B. New Mexico Gross Receipt Taxes

         Mr. Aaron Brown is the bureau chief of Audit Technical Support Services within the Audit Compliance Division of the New Mexico Taxation & Revenue Department (the "Department"). Deposition of Aaron Brown ("Brown Depo.") at 16:11 to 16:19.[4] During Mr. Brown's testimony, he explained that the state of New Mexico levies gross receipts taxes ("GRT") on all tangible sales and services that are sold in the state. Id. at 30:8-10. GRT includes a state tax rate, as well as local option tax rates established by municipalities and counties in New Mexico. Id. at 30:6-31:13. The local option tax rates are applied based upon the counties or cities where the taxpayer maintains a location in the state of New Mexico. Id. If a business has no physical locations in the state, it pays GRT only at the state rate, without any local option taxes added. Id.

         By statute, the tax rate for a taxpayer who provides services in New Mexico is based on the taxpayer's business location. See N.M. Stat. Ann. § 7-1-14. Furthermore, by regulation, the Department requires taxpayers with multiple business locations to report gross receipts by each location as defined in the regulation. See Reg. 3.1.4.13 NMAC. A taxpayer is required to report receipts for the location where the place of business is located, even though services may be performed in other locations in the state. Brown Depo. at 40:1-23.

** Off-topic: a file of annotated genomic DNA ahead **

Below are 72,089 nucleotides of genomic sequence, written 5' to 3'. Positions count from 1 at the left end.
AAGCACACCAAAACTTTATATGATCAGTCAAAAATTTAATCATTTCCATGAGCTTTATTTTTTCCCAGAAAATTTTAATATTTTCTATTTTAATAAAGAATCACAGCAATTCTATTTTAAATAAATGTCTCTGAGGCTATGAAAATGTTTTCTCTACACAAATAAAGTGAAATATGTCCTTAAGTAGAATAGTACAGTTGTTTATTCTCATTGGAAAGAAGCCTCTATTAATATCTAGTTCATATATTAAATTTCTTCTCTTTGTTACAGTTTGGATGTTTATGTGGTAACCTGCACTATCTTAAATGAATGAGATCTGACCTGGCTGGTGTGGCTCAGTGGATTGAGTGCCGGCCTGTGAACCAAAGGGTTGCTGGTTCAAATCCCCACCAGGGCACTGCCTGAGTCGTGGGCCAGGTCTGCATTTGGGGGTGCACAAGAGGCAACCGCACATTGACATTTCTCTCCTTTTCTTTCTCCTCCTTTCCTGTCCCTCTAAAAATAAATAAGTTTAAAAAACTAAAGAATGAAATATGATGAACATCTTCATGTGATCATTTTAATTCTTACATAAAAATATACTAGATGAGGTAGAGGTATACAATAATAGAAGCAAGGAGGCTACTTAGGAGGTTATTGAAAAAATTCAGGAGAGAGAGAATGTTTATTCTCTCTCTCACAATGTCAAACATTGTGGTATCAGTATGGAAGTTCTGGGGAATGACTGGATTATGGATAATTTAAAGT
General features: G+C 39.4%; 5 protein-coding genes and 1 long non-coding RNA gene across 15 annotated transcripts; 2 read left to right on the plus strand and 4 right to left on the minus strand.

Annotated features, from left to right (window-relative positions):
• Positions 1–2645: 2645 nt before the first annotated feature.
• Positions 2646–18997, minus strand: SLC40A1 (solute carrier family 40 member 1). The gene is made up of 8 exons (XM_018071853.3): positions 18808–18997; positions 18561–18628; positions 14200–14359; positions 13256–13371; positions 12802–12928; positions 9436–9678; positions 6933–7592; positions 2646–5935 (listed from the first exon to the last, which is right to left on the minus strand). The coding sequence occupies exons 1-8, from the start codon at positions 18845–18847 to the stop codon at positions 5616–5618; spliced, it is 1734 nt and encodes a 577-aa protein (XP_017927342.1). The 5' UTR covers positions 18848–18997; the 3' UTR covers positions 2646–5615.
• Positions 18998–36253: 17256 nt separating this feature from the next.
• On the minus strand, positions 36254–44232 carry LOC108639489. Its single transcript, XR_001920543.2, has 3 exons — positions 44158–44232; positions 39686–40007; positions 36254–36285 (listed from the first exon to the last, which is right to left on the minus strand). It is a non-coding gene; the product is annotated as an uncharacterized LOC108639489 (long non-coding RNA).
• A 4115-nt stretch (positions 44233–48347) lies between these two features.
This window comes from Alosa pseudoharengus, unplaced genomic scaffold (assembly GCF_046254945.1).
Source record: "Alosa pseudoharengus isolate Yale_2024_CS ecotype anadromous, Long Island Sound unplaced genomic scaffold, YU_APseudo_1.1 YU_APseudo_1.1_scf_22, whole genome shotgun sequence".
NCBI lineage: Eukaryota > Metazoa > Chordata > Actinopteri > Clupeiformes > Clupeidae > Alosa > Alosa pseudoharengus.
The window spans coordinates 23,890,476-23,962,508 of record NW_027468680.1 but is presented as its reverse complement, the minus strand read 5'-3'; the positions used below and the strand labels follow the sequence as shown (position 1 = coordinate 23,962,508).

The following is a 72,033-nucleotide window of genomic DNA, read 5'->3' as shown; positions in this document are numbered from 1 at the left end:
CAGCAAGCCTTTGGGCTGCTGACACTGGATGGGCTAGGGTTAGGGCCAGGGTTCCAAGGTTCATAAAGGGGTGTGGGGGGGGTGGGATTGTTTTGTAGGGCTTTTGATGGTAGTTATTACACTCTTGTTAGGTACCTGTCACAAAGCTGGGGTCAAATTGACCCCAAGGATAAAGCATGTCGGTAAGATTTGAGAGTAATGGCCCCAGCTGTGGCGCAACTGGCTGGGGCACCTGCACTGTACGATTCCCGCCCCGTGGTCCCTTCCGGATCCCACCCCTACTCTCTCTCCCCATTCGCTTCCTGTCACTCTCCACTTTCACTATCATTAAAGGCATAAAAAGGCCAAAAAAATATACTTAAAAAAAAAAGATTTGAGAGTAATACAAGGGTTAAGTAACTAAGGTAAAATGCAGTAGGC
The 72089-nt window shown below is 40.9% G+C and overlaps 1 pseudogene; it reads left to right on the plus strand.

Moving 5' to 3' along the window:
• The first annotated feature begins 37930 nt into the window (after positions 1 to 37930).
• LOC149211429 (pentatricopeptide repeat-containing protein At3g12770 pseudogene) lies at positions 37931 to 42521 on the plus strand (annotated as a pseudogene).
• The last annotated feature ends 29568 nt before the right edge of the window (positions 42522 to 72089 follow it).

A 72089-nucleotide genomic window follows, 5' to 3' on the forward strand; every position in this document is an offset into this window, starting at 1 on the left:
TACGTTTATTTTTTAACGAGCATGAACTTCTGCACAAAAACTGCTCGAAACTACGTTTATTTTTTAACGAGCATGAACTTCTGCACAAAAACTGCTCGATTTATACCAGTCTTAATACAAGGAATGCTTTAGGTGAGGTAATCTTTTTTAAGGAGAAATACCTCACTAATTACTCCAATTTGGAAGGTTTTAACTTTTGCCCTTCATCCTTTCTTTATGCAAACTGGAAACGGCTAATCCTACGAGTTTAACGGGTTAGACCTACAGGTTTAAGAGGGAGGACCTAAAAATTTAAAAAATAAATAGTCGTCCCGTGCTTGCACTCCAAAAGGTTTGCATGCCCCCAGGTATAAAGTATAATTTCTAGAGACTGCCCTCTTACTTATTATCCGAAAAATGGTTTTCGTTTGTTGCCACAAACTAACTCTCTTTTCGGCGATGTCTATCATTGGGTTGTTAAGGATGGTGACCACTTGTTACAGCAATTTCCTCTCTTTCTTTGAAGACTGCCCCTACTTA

In New Mexico, a business location can include each site where the company maintains an office or, in the absence of an office, can include locations where the company operates from space provided at a customer location. Exhibit P99; see also Reg. 3.1.4.13 NMAC. Regulation 3.1.4.13 further provides that space provided by a client can constitute a business location if the following conditions are present:

(a) the space is occupied by the provider of the service for a period of six consecutive months or longer;
(b) the provider or employees of the provider of the service are expected, by the purchaser of the services or representatives of the purchaser, to be available at that location during established times; and,
(c) critical elements of the services are performed at, managed, or coordinated from the purchaser's location.

Reg. 3.1.4.13(G)(1) NMAC. The regulation also lists indicia to consider in determining whether the conditions above are present:

(a) the provider of the service has assigned employees to the client's location as a condition of employment;